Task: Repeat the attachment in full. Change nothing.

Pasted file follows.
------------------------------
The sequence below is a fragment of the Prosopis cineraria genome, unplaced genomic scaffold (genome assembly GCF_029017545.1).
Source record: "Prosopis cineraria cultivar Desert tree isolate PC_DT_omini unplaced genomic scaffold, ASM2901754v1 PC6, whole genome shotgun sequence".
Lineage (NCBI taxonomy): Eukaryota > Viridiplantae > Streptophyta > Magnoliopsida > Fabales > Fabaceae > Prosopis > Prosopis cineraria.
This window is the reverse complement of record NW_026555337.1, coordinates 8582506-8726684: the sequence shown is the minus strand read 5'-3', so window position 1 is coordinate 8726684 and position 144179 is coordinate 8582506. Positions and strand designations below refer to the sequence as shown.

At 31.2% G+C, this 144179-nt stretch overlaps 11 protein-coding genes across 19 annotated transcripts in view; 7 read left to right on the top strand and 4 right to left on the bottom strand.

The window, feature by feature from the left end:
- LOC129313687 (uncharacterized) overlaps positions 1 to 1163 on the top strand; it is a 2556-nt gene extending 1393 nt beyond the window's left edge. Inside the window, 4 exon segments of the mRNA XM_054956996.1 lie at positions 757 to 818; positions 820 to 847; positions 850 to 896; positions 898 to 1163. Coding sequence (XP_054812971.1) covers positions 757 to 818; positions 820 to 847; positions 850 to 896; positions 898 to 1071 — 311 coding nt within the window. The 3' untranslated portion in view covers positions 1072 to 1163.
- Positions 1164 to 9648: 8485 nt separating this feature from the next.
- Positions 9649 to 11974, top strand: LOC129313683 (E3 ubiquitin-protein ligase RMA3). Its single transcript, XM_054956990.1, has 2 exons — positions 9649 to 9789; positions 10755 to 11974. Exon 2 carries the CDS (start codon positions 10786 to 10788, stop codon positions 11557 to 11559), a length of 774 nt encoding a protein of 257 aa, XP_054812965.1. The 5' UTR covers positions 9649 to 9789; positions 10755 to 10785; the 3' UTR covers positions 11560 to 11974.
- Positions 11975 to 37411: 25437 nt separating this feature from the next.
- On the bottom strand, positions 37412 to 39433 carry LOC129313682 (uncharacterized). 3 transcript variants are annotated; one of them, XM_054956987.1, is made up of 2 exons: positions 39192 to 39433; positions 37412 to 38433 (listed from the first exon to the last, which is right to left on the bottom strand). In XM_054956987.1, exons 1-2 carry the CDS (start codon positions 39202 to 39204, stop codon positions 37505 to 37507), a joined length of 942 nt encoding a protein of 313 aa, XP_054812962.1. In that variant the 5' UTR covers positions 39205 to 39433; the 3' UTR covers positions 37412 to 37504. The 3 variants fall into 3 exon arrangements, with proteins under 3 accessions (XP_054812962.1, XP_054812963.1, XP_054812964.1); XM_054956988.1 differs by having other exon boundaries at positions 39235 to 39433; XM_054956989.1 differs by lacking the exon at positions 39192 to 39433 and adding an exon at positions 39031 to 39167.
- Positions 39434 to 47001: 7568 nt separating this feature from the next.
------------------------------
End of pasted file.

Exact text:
The sequence below is a fragment of the Prosopis cineraria genome, unplaced genomic scaffold (genome assembly GCF_029017545.1).
Source record: "Prosopis cineraria cultivar Desert tree isolate PC_DT_omini unplaced genomic scaffold, ASM2901754v1 PC6, whole genome shotgun sequence".
Lineage (NCBI taxonomy): Eukaryota > Viridiplantae > Streptophyta > Magnoliopsida > Fabales > Fabaceae > Prosopis > Prosopis cineraria.
This window is the reverse complement of record NW_026555337.1, coordinates 8582506-8726684: the sequence shown is the minus strand read 5'-3', so window position 1 is coordinate 8726684 and position 144179 is coordinate 8582506. Positions and strand designations below refer to the sequence as shown.

At 31.2% G+C, this 144179-nt stretch overlaps 11 protein-coding genes across 19 annotated transcripts in view; 7 read left to right on the top strand and 4 right to left on the bottom strand.

The window, feature by feature from the left end:
- LOC129313687 (uncharacterized) overlaps positions 1 to 1163 on the top strand; it is a 2556-nt gene extending 1393 nt beyond the window's left edge. Inside the window, 4 exon segments of the mRNA XM_054956996.1 lie at positions 757 to 818; positions 820 to 847; positions 850 to 896; positions 898 to 1163. Coding sequence (XP_054812971.1) covers positions 757 to 818; positions 820 to 847; positions 850 to 896; positions 898 to 1071 — 311 coding nt within the window. The 3' untranslated portion in view covers positions 1072 to 1163.
- Positions 1164 to 9648: 8485 nt separating this feature from the next.
- Positions 9649 to 11974, top strand: LOC129313683 (E3 ubiquitin-protein ligase RMA3). Its single transcript, XM_054956990.1, has 2 exons — positions 9649 to 9789; positions 10755 to 11974. Exon 2 carries the CDS (start codon positions 10786 to 10788, stop codon positions 11557 to 11559), a length of 774 nt encoding a protein of 257 aa, XP_054812965.1. The 5' UTR covers positions 9649 to 9789; positions 10755 to 10785; the 3' UTR covers positions 11560 to 11974.
- Positions 11975 to 37411: 25437 nt separating this feature from the next.
- On the bottom strand, positions 37412 to 39433 carry LOC129313682 (uncharacterized). 3 transcript variants are annotated; one of them, XM_054956987.1, is made up of 2 exons: positions 39192 to 39433; positions 37412 to 38433 (listed from the first exon to the last, which is right to left on the bottom strand). In XM_054956987.1, exons 1-2 carry the CDS (start codon positions 39202 to 39204, stop codon positions 37505 to 37507), a joined length of 942 nt encoding a protein of 313 aa, XP_054812962.1. In that variant the 5' UTR covers positions 39205 to 39433; the 3' UTR covers positions 37412 to 37504. The 3 variants fall into 3 exon arrangements, with proteins under 3 accessions (XP_054812962.1, XP_054812963.1, XP_054812964.1); XM_054956988.1 differs by having other exon boundaries at positions 39235 to 39433; XM_054956989.1 differs by lacking the exon at positions 39192 to 39433 and adding an exon at positions 39031 to 39167.
- Positions 39434 to 47001: 7568 nt separating this feature from the next.